Madeira is famed for a number of reasons, which combine to make it one of the Mediterranean’s best holiday destinations. It’s not just the magnificent scenery, the colourful and friendly locals, the rich culture, and the pleasant year-round climate that people find so alluring; it’s also the unique and delicious traditional cuisine.
Food and drink play an important role in the culture of Madeira, with restaurants offering an experience that delicately balances fantastic food with affordable prices. As more and more people are finding out; the closer you get to traditional methods used in Madeiran preparation and cooking; the better the food tastes. Journey with us now as we uncover the secrets behind what makes Madeiran cuisine so irresistible.
Flavours of the island
Madeira is divided into distinct regions such as Santa Cruz, Machico, Ponta do Sol, Sâo Vicente, Funchal, and the neighbouring island of Porto Santo. Each of these individual areas offer their own list of fantastic restaurants, bars and cafes, with those in the busier, more touristy cities specialising in Portuguese and international foods, and those towards the north and in the rural countryside focusing on more traditional cuisine. Such variety means that whatever it is you’re looking for; Madeira will be sure to satisfy.
The people of Madeira love to marinade and flavour their food with a whole array of fresh local flavours, with garlic, virgin olive oil, sea salt, bay leaves and wine all being used to great effect. Succulent meats such as beef, chicken, rabbit, pork and goat are all used in dishes, as well as fresh, locally caught fish such as scabbard and blue fin tuna. In fact a lot of Madeira’s food contains natural, fresh ingredients that are sourced locally from the fertile land and its surrounding waters.
Although Madeira has taken influence from the food of a number of other cultures, their traditional cuisine is one of exquisite flavour and colour. For those seeking a unique dining experience; sampling the traditional delicacies on offer is an absolute must.
Traditional Madeiran cuisine
In terms of what culinary treats you’re likely to encounter; here are just a few of the finest foods found in Madeira:
Guisado is a stew made of tender meat or fish that has been slow cooked with potato, carrot and tomato, and is often served with rice, to create a hearty and flavoursome meal.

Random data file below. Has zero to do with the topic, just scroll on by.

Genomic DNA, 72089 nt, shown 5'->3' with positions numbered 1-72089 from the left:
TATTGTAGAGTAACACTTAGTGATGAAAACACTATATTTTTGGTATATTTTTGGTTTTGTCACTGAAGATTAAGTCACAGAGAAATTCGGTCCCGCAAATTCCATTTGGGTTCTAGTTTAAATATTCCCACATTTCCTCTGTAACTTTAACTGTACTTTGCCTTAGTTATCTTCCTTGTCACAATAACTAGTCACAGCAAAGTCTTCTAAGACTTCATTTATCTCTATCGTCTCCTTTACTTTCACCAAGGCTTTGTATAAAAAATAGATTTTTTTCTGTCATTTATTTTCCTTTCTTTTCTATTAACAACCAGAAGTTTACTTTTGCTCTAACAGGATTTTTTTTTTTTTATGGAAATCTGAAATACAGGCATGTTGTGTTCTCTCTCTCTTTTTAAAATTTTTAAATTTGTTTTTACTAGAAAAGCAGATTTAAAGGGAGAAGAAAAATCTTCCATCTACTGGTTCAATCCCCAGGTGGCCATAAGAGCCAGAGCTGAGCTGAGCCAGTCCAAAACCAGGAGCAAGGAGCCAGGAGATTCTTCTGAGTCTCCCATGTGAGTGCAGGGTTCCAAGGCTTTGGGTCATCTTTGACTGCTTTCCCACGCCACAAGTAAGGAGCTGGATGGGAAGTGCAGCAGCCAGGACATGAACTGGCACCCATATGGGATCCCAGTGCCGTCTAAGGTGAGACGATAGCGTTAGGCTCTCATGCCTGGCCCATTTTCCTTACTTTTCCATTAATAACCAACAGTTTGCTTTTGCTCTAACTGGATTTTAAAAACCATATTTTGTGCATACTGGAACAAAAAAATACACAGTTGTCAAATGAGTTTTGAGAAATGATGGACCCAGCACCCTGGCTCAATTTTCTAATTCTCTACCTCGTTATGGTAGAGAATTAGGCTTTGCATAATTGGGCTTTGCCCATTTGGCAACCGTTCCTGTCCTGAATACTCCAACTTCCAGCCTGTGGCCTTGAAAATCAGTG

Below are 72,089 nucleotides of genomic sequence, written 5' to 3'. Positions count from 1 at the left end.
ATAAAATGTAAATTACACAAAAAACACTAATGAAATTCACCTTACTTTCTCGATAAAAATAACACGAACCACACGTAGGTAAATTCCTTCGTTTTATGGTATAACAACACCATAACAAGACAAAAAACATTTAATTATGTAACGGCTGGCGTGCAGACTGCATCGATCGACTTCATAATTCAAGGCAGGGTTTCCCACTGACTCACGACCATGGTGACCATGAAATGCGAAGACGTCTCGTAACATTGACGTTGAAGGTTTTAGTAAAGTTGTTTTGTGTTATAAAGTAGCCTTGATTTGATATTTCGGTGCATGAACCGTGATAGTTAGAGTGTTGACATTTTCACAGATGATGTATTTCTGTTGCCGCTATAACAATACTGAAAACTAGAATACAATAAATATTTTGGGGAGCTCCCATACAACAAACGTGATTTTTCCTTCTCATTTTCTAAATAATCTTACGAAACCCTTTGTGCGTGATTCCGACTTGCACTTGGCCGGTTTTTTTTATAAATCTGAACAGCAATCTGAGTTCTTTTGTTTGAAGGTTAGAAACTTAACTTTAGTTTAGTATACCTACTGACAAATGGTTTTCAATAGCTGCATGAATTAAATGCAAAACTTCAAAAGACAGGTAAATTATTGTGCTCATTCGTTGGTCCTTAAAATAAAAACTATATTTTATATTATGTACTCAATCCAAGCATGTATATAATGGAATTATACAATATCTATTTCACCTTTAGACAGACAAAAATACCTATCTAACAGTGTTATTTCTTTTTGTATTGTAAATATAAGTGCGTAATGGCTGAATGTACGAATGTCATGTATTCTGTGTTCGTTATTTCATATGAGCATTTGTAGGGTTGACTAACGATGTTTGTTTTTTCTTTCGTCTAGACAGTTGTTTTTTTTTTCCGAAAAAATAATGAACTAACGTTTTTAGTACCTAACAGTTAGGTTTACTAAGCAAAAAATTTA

Other meat-based traditional foods include Prego (essentially a grilled beef-steak sandwich that’s served in Madeiran bread with a side of chips), the Portuguese Cozido (pork, chicken, beef and sausage boiled together with vegetables and rice), and the exquisite Carne de Vinho e Alhos. Whilst this final dish is typically associated with Christmas for the locals of Madeira, for the rest of us, the heady mix of pork or rabbit marinated in white wine is perfect at any time of year.
Fruits of the sea
If you’re passionate about seafood, then Madeira has some choices that will definitely not disappoint. Espada (scabbard fish) is jokingly referred to locally as “the ugly fish that tastes good”, and the tender meat of this particular fish is used in a lot of Madeiran dishes. Scabbard fish is generally either fried, boiled or grilled, and served alongside fresh vegetables.
Tuna and cod are frequently used as well, with dishes such as Bacalhau Com Natas (cod with cream) and Bife de Atum (tuna steak) appearing a lot in menus across the island. You’ll find Madeiran seafood served in a number of ways, often with rice, creamy sauces, diced onion and potato, as well as with salsa and boiled eggs. It’s generally also seasoned with a variety of herbs, spices and oils.
If it’s something sweet that you’re after, there are a wide range of delicious traditional pastries and cakes that are popular on the island, such as Bolo de Mel (honey cake), and Malassadas, which are very similar to doughnuts, only a lot lighter. There’s also a fantastic range of coffee available in Madeira, as it’s hugely popular amongst the locals.
Tips on dining in Madeira
With so many places to eat in Madeira, there comes the task of choosing exactly what to go for. Thankfully, there’s something to suit all tastes, whatever your budget. When you’re at a restaurant, don’t be afraid to question the waiting staff, who are more often than not keen to explain what goes in to the dishes. Also, don’t be surprised if you’re handed a sweet tasting alcoholic aperitif as soon as you get to your table, this is tradition for many restaurants and is almost always free of charge (there’s no harm in asking!).
Of course, the only way to truly discover what Madeira has to offer is to visit the island for yourself. There’s plenty of fantastic choices, and some of the Mediterranean’s best cuisine; so what are you waiting for? Discover the fine cuisine of Madeira on your next holiday.